The Whyte Stuff: Remember when a simple handshake was your word?
I’ve been watching this show called “American Pickers” where two guys travel around the country and buy unique antiques and treasures from people that have collected for years.
After every verbal agreement, they shake hands, and the sale is final.
Growing up in rural Canada, I can recall many times when I was with my father while he was making a deal with someone buying a truck, selling a trailer or trading for firewood. Not once did an agreement go sour. Why? Because a handshake and one’s word was a solemn bond.
What happened to those days when we honored our commitments?
I have had many situations where someone has given me their word and shook hands, only to find out later they played me to find a better offer elsewhere. I am all for negotiation, and believe there is room for give and take. I am a straight shooter. I tell you exactly how it is and what you are getting. When someone shakes my hand and agrees to terms, I naturally take their word and believe the agreement is real.
I recently had an individual actively solicit me to coach one of the teams in my hockey program. At the end of the season and after lengthy discussions, I finally awarded him the head coach position of a DYHA Jr. Sun Devils team. We shook hands on his opportunity and spent the next few weeks on budget, stipend, tournaments, etc. Right before the pre-tryout camp and announcing all of my coaches for the upcoming season, this individual told me he was offered a position at another program. It was obvious that he was trying to renegotiate the original deal and hoped to pressure me at the last minute. This was a simple decision for me – when someone gives their word and then threatens to quit, this is not someone I want to be associated with.
This goes the same for players. We are now in tryout season and anxiety is high. Players and parents are jockeying around to see where their child will play next year. When someone agrees to play for a certain team and then changes their mind after making a verbal commitment, it is unethical. This jockeying not only impacts the credibility of the child and family, but it can negatively impact the future of other players who may have made the team. Other than making a team at a higher level, such as AAA instead of AA, going to another team after verbally agreeing you are “in” is not morally acceptable.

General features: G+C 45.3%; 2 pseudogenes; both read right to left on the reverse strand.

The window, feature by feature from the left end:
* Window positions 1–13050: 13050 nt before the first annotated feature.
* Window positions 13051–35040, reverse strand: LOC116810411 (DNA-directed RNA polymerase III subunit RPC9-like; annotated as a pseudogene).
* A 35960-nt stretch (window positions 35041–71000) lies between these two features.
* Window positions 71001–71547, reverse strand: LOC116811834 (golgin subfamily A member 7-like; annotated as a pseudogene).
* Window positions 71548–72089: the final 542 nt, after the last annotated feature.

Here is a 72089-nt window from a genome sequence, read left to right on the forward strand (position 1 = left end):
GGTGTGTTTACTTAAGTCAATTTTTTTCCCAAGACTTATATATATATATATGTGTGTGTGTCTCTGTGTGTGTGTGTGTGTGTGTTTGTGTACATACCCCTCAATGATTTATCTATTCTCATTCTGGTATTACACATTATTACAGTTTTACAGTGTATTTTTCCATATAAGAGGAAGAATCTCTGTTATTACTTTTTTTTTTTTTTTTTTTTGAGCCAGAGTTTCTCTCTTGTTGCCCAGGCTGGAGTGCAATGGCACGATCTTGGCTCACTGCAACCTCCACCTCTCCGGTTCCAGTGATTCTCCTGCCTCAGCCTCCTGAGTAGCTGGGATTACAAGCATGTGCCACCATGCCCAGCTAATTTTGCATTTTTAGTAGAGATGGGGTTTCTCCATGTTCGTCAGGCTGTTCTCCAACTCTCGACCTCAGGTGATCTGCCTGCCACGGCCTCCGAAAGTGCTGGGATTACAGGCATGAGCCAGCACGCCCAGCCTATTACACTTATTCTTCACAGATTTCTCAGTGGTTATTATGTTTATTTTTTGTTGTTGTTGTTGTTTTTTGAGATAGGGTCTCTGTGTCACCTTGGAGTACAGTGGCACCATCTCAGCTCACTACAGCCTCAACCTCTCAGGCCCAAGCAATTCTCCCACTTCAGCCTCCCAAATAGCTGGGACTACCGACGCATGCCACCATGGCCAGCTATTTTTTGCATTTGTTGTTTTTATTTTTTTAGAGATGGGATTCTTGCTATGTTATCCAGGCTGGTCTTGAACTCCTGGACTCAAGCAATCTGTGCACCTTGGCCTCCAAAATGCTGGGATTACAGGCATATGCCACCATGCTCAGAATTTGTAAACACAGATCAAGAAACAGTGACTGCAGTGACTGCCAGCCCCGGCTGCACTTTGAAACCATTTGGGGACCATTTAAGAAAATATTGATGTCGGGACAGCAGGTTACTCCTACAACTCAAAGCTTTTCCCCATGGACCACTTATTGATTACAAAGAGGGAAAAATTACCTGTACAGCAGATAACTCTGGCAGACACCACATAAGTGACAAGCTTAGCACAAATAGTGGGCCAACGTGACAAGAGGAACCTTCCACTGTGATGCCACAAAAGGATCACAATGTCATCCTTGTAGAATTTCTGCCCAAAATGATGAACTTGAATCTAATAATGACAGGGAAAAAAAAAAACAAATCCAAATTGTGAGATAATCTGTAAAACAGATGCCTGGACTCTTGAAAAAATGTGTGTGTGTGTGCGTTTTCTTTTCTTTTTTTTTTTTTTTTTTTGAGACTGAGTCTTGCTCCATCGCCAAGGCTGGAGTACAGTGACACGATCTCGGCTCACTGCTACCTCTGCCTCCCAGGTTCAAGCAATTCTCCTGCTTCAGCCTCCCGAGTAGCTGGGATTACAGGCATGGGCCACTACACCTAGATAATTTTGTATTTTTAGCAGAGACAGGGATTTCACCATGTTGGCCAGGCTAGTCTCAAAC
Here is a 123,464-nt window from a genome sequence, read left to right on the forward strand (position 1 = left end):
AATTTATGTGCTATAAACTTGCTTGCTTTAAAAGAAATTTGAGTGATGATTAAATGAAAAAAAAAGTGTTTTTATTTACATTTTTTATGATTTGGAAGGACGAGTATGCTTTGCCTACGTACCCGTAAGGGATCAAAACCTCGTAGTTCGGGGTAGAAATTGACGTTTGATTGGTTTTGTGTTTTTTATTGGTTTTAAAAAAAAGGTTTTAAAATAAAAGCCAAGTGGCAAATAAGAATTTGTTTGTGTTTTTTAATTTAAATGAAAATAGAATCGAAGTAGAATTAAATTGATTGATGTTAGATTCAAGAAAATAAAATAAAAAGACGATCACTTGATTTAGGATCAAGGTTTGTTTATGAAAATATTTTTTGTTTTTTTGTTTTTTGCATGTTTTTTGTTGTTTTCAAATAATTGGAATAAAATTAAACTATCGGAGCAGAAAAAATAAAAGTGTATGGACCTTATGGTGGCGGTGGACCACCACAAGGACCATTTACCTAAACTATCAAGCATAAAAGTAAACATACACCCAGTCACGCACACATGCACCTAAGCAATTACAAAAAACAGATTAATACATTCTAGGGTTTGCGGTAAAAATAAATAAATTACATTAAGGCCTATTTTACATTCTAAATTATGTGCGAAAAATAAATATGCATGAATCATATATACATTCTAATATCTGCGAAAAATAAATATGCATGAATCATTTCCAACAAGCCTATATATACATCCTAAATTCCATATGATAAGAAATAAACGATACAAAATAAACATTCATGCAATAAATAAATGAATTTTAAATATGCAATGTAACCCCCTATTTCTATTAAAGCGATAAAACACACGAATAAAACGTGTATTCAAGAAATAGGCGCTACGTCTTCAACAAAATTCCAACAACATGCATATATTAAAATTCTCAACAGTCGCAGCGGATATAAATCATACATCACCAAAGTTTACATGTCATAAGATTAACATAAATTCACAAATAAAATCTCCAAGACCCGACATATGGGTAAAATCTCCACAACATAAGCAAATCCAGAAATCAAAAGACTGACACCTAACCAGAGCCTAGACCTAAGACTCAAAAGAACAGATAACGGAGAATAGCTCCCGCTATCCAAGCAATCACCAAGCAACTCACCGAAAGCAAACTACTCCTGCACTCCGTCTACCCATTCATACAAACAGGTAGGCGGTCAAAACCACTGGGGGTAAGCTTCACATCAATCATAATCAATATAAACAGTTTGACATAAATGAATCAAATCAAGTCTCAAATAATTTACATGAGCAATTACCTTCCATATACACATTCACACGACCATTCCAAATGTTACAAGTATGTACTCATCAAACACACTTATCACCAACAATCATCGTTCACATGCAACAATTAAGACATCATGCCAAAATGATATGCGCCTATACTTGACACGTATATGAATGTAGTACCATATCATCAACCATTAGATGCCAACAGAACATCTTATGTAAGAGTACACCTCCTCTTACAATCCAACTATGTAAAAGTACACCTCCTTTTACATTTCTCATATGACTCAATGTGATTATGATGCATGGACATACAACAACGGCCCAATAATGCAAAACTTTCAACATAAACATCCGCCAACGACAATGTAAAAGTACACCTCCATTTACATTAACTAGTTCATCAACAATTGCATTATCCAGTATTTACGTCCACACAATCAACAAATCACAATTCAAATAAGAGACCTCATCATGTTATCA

If you lived in a small town and didn’t honor your word, you wouldn’t be in business long. Your reputation was quickly shared and people made decisions accordingly. Youth hockey is a business and every program in the Valley is looking to gain their share of the market. That is capitalism at its finest. There is, however, a professional and ethical way of handling these situations. You are allowed to weigh all your options, change teams, and move to another association. That is commendable and expected when looking out for the best interest of your child. What is not good practice is making agreements, confirming commitment, and then going elsewhere. Although Phoenix is a massive city, youth hockey is still a small community in Arizona, and one’s welcome will be worn out quickly if you don’t act with integrity.
The most important message here is to show what kind of example are we teaching our youth when we unscrupulously seek the highest bidder and break bonds with those who extend their hand in good faith.
Good luck to all during these crazy tryout times, and may you accomplish your goal and make the team you dream for. During this time, however, please be open and honest, respecting everything this game has to offer.
Sean Whyte is the director of hockey operations and coach-in-chief at DYHA.